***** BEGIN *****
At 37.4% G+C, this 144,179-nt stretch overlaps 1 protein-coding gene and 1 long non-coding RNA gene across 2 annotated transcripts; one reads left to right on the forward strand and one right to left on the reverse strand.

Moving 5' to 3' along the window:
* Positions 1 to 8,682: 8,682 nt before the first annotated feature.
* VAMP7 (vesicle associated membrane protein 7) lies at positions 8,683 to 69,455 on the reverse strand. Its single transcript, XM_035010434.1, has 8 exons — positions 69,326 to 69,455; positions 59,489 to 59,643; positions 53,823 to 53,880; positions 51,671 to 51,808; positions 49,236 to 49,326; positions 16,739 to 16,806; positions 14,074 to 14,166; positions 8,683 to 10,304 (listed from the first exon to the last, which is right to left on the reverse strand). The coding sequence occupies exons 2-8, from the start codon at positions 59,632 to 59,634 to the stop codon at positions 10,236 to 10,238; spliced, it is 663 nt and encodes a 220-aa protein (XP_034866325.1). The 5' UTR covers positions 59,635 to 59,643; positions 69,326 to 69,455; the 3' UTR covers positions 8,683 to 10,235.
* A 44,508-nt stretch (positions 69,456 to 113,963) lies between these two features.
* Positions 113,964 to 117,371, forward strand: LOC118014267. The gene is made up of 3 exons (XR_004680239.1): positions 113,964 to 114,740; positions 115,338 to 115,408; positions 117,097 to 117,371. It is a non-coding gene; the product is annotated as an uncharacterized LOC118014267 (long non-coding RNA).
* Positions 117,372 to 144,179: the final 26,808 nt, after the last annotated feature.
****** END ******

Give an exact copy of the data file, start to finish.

At 37.4% G+C, this 144,179-nt stretch overlaps 1 protein-coding gene and 1 long non-coding RNA gene across 2 annotated transcripts; one reads left to right on the forward strand and one right to left on the reverse strand.

Moving 5' to 3' along the window:
* Positions 1 to 8,682: 8,682 nt before the first annotated feature.
* VAMP7 (vesicle associated membrane protein 7) lies at positions 8,683 to 69,455 on the reverse strand. Its single transcript, XM_035010434.1, has 8 exons — positions 69,326 to 69,455; positions 59,489 to 59,643; positions 53,823 to 53,880; positions 51,671 to 51,808; positions 49,236 to 49,326; positions 16,739 to 16,806; positions 14,074 to 14,166; positions 8,683 to 10,304 (listed from the first exon to the last, which is right to left on the reverse strand). The coding sequence occupies exons 2-8, from the start codon at positions 59,632 to 59,634 to the stop codon at positions 10,236 to 10,238; spliced, it is 663 nt and encodes a 220-aa protein (XP_034866325.1). The 5' UTR covers positions 59,635 to 59,643; positions 69,326 to 69,455; the 3' UTR covers positions 8,683 to 10,235.
* A 44,508-nt stretch (positions 69,456 to 113,963) lies between these two features.
* Positions 113,964 to 117,371, forward strand: LOC118014267. The gene is made up of 3 exons (XR_004680239.1): positions 113,964 to 114,740; positions 115,338 to 115,408; positions 117,097 to 117,371. It is a non-coding gene; the product is annotated as an uncharacterized LOC118014267 (long non-coding RNA).
* Positions 117,372 to 144,179: the final 26,808 nt, after the last annotated feature.